Angels & Demons (12A)

There is a scene about halfway through this sequel to The Da Vinci Code when the scholar-hero, played by Tom Hanks, is locked inside a glass-walled library vault whose oxygen supply has just been treacherously cut off. We are meant to be horrified as he staggers along the precious book-lined corridors, surrounded on all sides by arcane knowledge, yet unable to draw breath into his lungs. There could be no more perfect metaphor for this movie, a see-through construct packed to the rafters with complex information but peopled by characters denied the simple oxygen of credibility. How can we possibly care about a man being starved of air when he has nothing of real life about him in the first place?

The Independent Film Forum: 14. Cheri

Our film forum is your chance to pass judgement on a recent release. Here's a selection of your views on Stephen Frears' new romantic drama

Faster-paced 'Da Vinci Code' sequel premieres in Rome

The movie sequel to "The Da Vinci Code" is being greeted as a faster-paced, more gripping film than the original and is respectful to Catholics, director Ron Howard said at its Rome premiere.

Audition By Ryu Murakami, trans Ralph McCarthy

A Japanese romance in horror style

First Impressions: The Da Vinci Code by Dan Brown (2003)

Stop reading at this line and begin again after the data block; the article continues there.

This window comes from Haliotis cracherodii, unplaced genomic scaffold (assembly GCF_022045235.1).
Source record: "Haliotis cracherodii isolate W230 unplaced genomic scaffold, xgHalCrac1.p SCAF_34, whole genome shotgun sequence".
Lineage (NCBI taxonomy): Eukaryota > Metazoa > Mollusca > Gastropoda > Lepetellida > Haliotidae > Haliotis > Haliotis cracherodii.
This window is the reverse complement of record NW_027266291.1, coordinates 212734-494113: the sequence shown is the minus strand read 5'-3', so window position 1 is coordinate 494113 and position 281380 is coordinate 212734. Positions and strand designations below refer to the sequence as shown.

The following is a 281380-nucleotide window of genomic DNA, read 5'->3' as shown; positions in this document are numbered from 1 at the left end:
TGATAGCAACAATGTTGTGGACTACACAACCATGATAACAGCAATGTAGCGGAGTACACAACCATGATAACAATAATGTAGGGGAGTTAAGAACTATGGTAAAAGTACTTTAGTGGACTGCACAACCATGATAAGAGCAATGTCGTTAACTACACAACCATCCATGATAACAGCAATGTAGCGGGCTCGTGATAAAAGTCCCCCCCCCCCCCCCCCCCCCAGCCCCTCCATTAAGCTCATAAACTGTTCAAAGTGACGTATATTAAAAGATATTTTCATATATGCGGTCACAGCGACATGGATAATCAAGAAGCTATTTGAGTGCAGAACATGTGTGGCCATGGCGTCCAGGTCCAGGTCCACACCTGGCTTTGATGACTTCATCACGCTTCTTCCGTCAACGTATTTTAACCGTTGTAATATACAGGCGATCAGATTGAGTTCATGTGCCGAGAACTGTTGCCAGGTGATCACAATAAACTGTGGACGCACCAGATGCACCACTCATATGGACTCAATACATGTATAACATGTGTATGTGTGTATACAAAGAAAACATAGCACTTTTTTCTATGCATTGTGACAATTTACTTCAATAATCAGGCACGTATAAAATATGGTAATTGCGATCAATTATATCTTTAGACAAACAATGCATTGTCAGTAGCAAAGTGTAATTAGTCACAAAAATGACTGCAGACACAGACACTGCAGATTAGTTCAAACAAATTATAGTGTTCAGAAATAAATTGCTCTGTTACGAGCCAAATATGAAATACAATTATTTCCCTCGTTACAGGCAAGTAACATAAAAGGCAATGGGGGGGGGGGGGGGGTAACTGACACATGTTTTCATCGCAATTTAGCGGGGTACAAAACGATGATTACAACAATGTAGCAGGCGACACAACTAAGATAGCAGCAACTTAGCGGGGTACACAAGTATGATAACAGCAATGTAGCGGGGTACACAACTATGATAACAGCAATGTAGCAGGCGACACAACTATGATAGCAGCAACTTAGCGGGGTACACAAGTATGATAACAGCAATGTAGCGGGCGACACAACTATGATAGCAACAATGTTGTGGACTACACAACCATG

The word for The Da Vinci Code is a rare invertible palindrome. Rotated 180 degrees on a horizontal axis so that it is upside down, it denotes the maternal essence that is sometimes linked to the sport of soccer. Read right side up, it concisely conveys the kind of extreme enthusiasm with which this riddle-filled, code-breaking, exhilaratingly brainy thriller can be recommended.

Depp's Inferno

The actor is going to hell and back to star in a dramatisation of the life of Dante

There was simply no one else like Paul Newman

Paul Newman was one of the last two greats of his generation. There is only Clint Eastwood left now, I think. He trained in the method style with Lee Strasberg and in the beginning he was criticised for being a mini Marlon Brando. He was a bit younger than Brando, and Brando was the big star. But he moved away from that, and established his own style. He wasn't a second anybody: he was very much Paul Newman.

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Day In a Page

Burgundy, the River Rhone & Provence – MS Swiss Corona - seven nights from £999pp
Lake Maggiore, Orta and the Matterhorn – seven nights from £899pp
Sicily – seven nights from £939pp
Pompeii, Capri and the Bay of Naples - seven nights from £799pp
Istanbul Ephesus & Troy – six nights from £859pp
Mary Rose – two nights from £319pp
Alexander Fury: The designer names to look for at fashion week this season

The big names to look for this fashion week

This week, designers begin to show their spring 2015 collections in New York
Will Self: 'I like Orwell's writing as much as the next talented mediocrity'

'I like Orwell's writing as much as the next talented mediocrity'

Will Self takes aim at Orwell's rules for writing plain English
Meet Afghanistan's middle-class paint-ballers